Indiana Medical Groups Plead for More to Get COVID-19 Shots

The medical organizations warned that the vast majority of current hospitalized COVID-19 patients are unvaccinated and that hospitals are stressed by caring for more critically ill patients who face longer stays

Bryan Woolston | Reuters

Indiana’s top medical groups pleaded Tuesday for more people to get COVID-19 vaccine shots as the state is in the midst of a new surge of infections and hospitalizations.

Republican Gov. Eric Holcomb is set to renew the statewide public health emergency for another month as the current one expires Wednesday and legislative leaders have pushed back until January taking action on a contentious proposal that included steps toward ending that order.

The medical organizations warned that the vast majority of current hospitalized COVID-19 patients are unvaccinated and that hospitals are stressed by caring for more critically ill patients who face longer stays.

Indiana hospitals had 2,200 COVID-19 patients admitted as of Monday, an 82% increase in such hospitalizations over the past three weeks, according to tracking by the Indiana State Health Department. About one-quarter of those patients were being treated in intensive care units.

The Indiana Hospital Association, Indiana State Medical Association and Indiana State Nurses Association said more vaccinations are needed to relieve pressure on the state’s health care system.

“Should the current trends continue, everyone in need of health care could be impacted,” the groups said in a statement. “We urge all Hoosiers who have not yet received a vaccine or who are eligible to get a booster to do so before winter arrives to ensure a hospital bed is available for all in need.”

Indiana has the nation's 11th lowest rate for fully vaccinated population at 50.6%, according to the Centers for Disease Control and Prevention. The state continues to average about 20 COVID-19 deaths a day, with the Indiana Health Department adding 119 recent deaths on Tuesday that increased Indiana’s pandemic toll to 17,557.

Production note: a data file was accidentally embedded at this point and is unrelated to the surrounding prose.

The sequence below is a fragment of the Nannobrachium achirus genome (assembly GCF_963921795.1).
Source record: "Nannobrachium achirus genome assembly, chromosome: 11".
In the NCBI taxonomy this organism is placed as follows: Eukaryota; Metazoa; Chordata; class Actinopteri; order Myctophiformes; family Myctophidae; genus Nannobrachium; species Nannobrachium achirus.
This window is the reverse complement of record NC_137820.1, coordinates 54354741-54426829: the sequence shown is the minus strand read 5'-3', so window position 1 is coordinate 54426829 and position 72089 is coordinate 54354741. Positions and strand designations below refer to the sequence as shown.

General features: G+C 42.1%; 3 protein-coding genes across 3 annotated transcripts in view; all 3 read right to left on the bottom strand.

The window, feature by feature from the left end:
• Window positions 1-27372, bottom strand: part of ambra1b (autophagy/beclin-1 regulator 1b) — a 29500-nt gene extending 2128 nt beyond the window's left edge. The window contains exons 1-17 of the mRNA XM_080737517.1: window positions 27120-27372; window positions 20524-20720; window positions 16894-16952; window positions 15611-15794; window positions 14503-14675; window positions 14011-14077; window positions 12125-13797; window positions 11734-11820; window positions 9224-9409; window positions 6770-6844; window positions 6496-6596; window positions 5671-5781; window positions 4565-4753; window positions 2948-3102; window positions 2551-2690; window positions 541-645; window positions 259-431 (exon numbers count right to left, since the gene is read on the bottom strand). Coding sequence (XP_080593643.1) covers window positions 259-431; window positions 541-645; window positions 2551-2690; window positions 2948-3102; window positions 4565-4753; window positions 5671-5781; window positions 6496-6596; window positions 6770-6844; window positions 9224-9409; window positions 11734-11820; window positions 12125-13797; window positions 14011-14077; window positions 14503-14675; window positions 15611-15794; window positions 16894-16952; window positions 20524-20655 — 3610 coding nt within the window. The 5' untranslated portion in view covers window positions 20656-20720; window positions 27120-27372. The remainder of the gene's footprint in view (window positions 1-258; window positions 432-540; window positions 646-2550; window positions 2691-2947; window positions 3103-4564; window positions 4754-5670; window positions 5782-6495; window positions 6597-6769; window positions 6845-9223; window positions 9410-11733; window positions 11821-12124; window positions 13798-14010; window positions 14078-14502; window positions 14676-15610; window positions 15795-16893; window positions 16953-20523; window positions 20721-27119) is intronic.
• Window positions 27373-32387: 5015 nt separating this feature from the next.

Holcomb outlined administrative steps two weeks ago the Legislature could put into state law after which he would end the public health emergency that he first issued in March 2020. Republican legislative leaders, however, scuttled a planned fast-track approval of the measure following objections from medical and business groups over provisions forcing broad exemptions from workplace vaccination requirements.

House Republicans took the unusual step on Monday of posting early the text of the proposed bill, giving it the House Bill 1001 designation that typically goes to the measure designated as a top priority for passage after the legislative session’s scheduled start on Jan. 4. It is already sponsored by 56 of the 71 Republicans in the 100-member House.

The bill posted online drops language specifying that medical exemptions from any employer’s COVID-19 vaccine requirements included “pregnancy or anticipated pregnancy.” Several doctors testified that wrongly signaled that the vaccines aren’t safe for pregnant women.

A spokeswoman for Republican House Speaker Todd Huston didn’t immediately respond to questions about how quickly the House would try to advance the proposal and why the pregnancy language was dropped.

Huston said last week that lawmakers were “resolved to take quick action this session to help end the state of emergency.”

Several Indiana hospital systems and some major employers, such as Indianapolis-based Eli Lilly and Co., adopted vaccine requirements for their employees even before President Joe Biden announced plans for a federal mandate for large businesses.

Indiana Democrats argue that Republicans were putting lives and the state’s economic recovery at risk by placating vaccine doubters.

“They would rather put their extreme partisanship ahead of creating a better future for Hoosiers,” said Lauren Ganapini, the state Democratic Party’s executive director. “Science and medicine are equipped to fight the pandemic, and we ask all Hoosiers to do their patriotic and civic duty to help put this pandemic behind us by getting vaccinated.”

Copyright AP - Associated Press
Contact Us